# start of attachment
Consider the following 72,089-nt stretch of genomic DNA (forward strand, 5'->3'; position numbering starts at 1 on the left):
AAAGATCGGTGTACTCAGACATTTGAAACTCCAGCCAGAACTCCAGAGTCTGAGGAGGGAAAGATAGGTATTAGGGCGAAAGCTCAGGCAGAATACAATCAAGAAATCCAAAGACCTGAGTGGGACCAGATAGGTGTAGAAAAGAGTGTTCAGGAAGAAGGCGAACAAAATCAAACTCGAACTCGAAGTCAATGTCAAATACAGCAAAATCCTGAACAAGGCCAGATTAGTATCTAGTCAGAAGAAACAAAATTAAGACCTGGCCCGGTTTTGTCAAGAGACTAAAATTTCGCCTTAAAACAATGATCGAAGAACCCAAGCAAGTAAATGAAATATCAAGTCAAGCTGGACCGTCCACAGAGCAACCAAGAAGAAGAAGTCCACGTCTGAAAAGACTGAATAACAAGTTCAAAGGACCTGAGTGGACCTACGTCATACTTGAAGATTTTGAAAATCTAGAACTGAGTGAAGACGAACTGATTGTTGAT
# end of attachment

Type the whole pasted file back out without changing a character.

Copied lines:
Consider the following 72,089-nt stretch of genomic DNA (forward strand, 5'->3'; position numbering starts at 1 on the left):
AAAGATCGGTGTACTCAGACATTTGAAACTCCAGCCAGAACTCCAGAGTCTGAGGAGGGAAAGATAGGTATTAGGGCGAAAGCTCAGGCAGAATACAATCAAGAAATCCAAAGACCTGAGTGGGACCAGATAGGTGTAGAAAAGAGTGTTCAGGAAGAAGGCGAACAAAATCAAACTCGAACTCGAAGTCAATGTCAAATACAGCAAAATCCTGAACAAGGCCAGATTAGTATCTAGTCAGAAGAAACAAAATTAAGACCTGGCCCGGTTTTGTCAAGAGACTAAAATTTCGCCTTAAAACAATGATCGAAGAACCCAAGCAAGTAAATGAAATATCAAGTCAAGCTGGACCGTCCACAGAGCAACCAAGAAGAAGAAGTCCACGTCTGAAAAGACTGAATAACAAGTTCAAAGGACCTGAGTGGACCTACGTCATACTTGAAGATTTTGAAAATCTAGAACTGAGTGAAGACGAACTGATTGTTGAT